How much do you want for Christmas?

April 9, 2018
Posted in Blog
April 9, 2018 Mduduzi Luthuli

If you want to change your family’s legacy with wealth, then you need to change the conversations that you’re having with your family!

Be deliberate in educating your kids about saving for retirement. Yes… retirement. If you feel that it’s a long way off for them, just remember how close it suddenly became for you. Being deliberate in educating our children about saving for long-term goals can, contrary to our initial thoughts, be quite fun and extremely practical.

If we chat to successful investors we quickly learn that long-term investing is not so much about the long-term goal as much as it is about the mindset and behaviour around saving. If we can use helpful and encouraging words in our conversations, and adopt attitudes of positivity, we’re already leaving the starting blocks with strong legs for a long race.


How often do we try to lead by example, but we land up communicating something entirely different? Don’t simply lead by example and hope that everyone will understand, set a new example by using your actions to communicate the same messages as your family conversations, hence; communicate by example.

If we simply act, but fail to explain or discuss these actions to our children in our conversations at home, we could be sending mixed messages and diluting the new example that we’re trying to set.


Ask your children this question: How much money do you want for the Christmas holidays? Christmas, no matter how close, always seems far away for kids. But, knowing what they want… well – they can spend hours talking about this!

Instead of arriving at the end of the year and simply giving your children what they want; help them plan to get there over the months ahead. Whether they would want money for gifts, outings with their friends, movies, clothes or gadgets, get them to write everything down. You’re now teaching them about a budget, and lifestyle choices that they need to finance. Not too dissimilar to planning for retirement.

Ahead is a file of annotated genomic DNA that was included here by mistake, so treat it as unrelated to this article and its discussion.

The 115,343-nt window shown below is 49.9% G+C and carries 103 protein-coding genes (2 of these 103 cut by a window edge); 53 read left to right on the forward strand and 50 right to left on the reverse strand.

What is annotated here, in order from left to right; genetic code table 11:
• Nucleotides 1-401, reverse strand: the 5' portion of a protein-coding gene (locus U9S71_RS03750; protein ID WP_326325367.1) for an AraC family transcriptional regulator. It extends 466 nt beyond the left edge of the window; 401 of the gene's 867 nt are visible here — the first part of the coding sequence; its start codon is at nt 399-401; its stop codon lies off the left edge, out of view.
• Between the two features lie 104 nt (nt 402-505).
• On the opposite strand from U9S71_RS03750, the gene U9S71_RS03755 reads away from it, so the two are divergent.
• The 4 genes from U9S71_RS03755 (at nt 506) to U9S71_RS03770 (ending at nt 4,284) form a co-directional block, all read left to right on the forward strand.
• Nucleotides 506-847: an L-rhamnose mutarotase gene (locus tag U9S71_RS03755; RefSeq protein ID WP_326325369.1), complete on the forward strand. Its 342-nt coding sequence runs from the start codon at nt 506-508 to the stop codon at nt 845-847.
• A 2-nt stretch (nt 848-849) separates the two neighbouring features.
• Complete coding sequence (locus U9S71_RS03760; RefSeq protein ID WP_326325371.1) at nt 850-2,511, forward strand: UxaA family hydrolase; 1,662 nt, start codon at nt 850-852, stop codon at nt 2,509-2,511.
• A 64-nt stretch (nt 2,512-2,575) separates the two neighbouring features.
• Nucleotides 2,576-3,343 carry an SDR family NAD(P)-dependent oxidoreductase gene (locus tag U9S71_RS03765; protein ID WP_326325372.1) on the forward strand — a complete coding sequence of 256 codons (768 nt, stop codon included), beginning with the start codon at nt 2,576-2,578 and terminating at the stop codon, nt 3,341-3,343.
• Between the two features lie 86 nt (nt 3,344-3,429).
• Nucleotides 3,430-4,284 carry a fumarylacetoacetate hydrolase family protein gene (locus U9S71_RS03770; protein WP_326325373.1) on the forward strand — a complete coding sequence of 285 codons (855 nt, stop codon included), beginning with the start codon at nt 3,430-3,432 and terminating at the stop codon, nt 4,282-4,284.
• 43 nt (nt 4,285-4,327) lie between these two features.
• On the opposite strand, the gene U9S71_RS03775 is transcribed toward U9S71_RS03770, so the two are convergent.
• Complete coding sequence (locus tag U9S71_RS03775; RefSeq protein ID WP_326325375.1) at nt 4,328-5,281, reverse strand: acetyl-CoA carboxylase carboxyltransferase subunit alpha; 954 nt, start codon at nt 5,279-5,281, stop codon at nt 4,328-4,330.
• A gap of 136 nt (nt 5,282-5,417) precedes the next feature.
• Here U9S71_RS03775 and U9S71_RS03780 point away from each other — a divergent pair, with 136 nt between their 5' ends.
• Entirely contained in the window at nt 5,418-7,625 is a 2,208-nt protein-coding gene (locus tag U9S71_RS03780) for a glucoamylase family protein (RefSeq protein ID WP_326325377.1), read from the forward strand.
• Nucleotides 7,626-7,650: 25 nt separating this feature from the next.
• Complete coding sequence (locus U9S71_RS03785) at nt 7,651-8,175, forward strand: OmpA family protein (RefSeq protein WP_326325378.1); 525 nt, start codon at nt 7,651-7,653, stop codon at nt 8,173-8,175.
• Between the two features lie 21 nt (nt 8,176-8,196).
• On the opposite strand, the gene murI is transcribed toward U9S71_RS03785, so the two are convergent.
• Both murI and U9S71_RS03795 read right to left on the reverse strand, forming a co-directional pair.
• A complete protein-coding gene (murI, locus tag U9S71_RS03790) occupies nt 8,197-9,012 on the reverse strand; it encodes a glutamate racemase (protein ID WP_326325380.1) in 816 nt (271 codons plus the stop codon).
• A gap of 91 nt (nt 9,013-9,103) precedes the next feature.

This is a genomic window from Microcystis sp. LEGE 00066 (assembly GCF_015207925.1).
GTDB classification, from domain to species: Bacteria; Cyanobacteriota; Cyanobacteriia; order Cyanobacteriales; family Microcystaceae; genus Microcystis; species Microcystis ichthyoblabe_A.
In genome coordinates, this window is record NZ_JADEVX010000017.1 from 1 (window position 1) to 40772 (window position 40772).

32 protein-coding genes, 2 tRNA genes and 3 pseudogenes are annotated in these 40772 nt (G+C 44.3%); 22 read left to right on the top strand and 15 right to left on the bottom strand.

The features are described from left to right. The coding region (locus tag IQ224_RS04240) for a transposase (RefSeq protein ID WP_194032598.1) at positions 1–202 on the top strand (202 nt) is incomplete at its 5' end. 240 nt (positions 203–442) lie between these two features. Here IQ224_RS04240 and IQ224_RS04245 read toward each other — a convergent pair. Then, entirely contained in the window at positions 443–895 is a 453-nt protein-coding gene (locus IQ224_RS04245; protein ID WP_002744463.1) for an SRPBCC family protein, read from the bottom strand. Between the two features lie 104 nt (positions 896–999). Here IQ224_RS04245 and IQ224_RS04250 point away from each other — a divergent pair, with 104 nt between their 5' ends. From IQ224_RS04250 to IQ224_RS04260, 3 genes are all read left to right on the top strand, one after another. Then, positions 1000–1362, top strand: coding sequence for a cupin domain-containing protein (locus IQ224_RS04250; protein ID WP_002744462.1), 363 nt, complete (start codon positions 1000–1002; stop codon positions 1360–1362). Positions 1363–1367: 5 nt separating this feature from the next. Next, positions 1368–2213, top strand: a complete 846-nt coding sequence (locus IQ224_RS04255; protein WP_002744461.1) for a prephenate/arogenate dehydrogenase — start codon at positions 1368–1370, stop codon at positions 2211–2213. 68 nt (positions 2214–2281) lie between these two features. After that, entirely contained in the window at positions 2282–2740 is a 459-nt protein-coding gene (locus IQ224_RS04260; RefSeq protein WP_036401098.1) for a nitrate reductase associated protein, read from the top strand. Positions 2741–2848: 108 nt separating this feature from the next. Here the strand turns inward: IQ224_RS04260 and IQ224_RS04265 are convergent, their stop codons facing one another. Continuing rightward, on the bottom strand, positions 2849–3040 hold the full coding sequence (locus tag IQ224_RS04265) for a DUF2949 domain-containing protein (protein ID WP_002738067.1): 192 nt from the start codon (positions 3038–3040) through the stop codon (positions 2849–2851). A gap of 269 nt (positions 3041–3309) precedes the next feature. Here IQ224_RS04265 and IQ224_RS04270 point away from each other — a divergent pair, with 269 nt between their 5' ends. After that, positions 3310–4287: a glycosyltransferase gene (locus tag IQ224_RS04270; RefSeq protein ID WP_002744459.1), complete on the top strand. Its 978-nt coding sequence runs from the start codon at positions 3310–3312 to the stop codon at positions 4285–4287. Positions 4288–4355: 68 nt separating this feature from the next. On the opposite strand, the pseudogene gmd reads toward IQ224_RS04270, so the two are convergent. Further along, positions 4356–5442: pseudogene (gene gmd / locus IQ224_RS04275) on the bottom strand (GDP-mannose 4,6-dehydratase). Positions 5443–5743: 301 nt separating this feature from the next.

Once they know how much they want, you can help them work out how much they need to save each week or month (depending on their pocket money schedule) to have enough for the holidays. They will soon realise that the earlier they start saving, the less they will have to keep aside each month (relative to their pocket money), and the more they will have when they reach their goal.

Without trying too hard, you’ve now created an easy way for your kids to understand the benefit of setting a goal that is based on their lifestyle choices, and can be supported by their income if they plan to save for it!

You can apply this over longer terms too – for example:

  • How much money would you like at your 18th or 21st birthday?
  • How much money would you like for your Grade 10 camp?
  • How much money would you like for your soccer/netball tour next year?

Planning for retirement doesn’t just happen. Wise investing isn’t an overnight skill. Both of these require many conversations that allow us to change our behaviour over time and are in line with what we really want. Having these conversations with your family is a safe and powerful exercise that doesn’t only benefit you, but will hopefully change the legacy of your children and grandchildren!